Debauchery as Dodgers Clinch Western Division Title
Thursday night at Chavez Ravine, a crowd of 52, 569 crazed cheerleaders came to celebrate something that had already happened five hours earlier. With the loss of the Arizona Diamondbacks to the St. Louis Cardinals, the Dodgers were automatically the winners of the Western Division and heading into the post season for the second time in three years. Apparently nobody bothered to tell Padres pitcher Jake Peavy, the legendary Dodger-killer who led his team to a 7-5 meaningless victory over the newly crowned champs.
Dodgers pre-game ceremony announcing they've won division.
Dodgers use biggest font they own to spread the word.
As the game ended and the pitiful Padres congratulated themselves for not losing 100 games this season, the youth-laden Dodgers quickly retreated to their well-stocked clubhouse for fun and festivities. The Dodger Stadium Jumbotron allowed the three thousand or so remaining hardcore fans to watch what was going on just below them in the Dodger locker room.
Dodger pitcher Chan Ho Park on dugout roof with champagne.
Suddenly, Dodger all-star catcher Russell Martin, emerged from the mayhem of the inner sanctum back onto the field with a magnum of Moet and proceeded to shower every fan along the third base rail. The drenched crowd went nuts. This led to relief pitcher Chan Ho Park, goggles in place, climbing onto the roof of the Dodger dugout and pouring Moet into the mouths of those below him. Shortstop Angel Berroa, wearing a full snorkel mask soon joined him topside and the debauchery dance was on.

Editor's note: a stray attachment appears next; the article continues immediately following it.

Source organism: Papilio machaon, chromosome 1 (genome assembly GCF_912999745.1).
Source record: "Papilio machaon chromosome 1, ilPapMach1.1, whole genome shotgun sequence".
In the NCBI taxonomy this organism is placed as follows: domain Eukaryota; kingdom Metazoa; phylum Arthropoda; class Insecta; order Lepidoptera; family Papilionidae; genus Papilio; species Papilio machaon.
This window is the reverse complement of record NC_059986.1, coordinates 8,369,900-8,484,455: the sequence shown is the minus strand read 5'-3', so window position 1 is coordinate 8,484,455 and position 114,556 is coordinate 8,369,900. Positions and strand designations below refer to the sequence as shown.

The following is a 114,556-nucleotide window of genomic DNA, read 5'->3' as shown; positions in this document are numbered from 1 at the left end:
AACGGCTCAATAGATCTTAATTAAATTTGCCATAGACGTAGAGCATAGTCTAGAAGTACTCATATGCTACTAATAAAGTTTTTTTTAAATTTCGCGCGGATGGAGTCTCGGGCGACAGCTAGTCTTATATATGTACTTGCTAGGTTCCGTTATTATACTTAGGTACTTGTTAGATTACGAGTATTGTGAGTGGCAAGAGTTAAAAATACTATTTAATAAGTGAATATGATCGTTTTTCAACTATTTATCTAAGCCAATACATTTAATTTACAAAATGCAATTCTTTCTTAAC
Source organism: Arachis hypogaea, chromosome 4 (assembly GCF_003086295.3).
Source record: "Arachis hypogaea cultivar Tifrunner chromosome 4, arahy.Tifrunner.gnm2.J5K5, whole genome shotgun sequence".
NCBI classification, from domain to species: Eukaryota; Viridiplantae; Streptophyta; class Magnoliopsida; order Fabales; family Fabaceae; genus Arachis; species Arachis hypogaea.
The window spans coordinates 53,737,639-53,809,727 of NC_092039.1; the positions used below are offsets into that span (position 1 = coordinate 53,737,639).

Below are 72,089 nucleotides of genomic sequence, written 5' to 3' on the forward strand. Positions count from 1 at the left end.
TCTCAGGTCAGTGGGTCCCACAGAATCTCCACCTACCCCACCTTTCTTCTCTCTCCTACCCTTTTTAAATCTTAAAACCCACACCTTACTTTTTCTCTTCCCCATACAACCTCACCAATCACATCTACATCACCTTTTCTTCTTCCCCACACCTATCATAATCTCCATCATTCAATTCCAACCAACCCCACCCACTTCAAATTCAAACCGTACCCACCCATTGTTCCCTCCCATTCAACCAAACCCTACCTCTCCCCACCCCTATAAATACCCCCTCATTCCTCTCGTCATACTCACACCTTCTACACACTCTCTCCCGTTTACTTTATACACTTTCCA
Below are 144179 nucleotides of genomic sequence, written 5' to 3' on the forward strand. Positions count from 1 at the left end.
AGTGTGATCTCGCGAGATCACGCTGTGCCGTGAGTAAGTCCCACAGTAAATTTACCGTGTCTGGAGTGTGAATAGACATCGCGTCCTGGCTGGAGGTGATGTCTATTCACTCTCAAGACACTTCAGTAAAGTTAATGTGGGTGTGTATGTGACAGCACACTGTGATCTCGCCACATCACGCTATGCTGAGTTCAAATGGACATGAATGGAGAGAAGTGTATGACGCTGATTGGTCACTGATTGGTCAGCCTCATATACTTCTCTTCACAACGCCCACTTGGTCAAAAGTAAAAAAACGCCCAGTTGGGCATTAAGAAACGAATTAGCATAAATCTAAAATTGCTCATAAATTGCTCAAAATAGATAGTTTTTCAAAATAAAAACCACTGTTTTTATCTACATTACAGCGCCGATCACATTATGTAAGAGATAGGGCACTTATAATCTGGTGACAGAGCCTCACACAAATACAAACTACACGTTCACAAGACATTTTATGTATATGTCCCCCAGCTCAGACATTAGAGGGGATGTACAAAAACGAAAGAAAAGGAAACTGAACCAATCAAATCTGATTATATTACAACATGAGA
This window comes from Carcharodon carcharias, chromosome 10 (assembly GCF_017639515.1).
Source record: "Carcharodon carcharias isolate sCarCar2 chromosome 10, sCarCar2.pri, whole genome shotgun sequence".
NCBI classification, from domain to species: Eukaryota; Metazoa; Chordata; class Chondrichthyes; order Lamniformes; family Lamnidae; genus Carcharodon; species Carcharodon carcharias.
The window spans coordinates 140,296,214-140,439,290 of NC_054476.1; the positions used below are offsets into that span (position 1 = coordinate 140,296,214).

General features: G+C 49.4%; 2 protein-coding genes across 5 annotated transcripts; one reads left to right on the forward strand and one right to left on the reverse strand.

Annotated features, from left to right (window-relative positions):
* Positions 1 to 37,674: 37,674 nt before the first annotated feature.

Park pours a champagne cocktail.
I got home around 11:30 p.m., drenched in champagne, having witnessed a spectacle I hope repeats itself following a Dodger victory in this years’ World Series. The Dodgers open their best of five National League Division Series on Wednesday, October 1st in Wrigley Field against the Chicago Cubs. Go Blue!
Words and photographs by Mark Groubert
Get the This Week's Top Stories Newsletter
Every week we collect the latest news, music and arts stories — along with film and food reviews and the best things to do this week — so that you’ll never miss LA Weekly's biggest stories.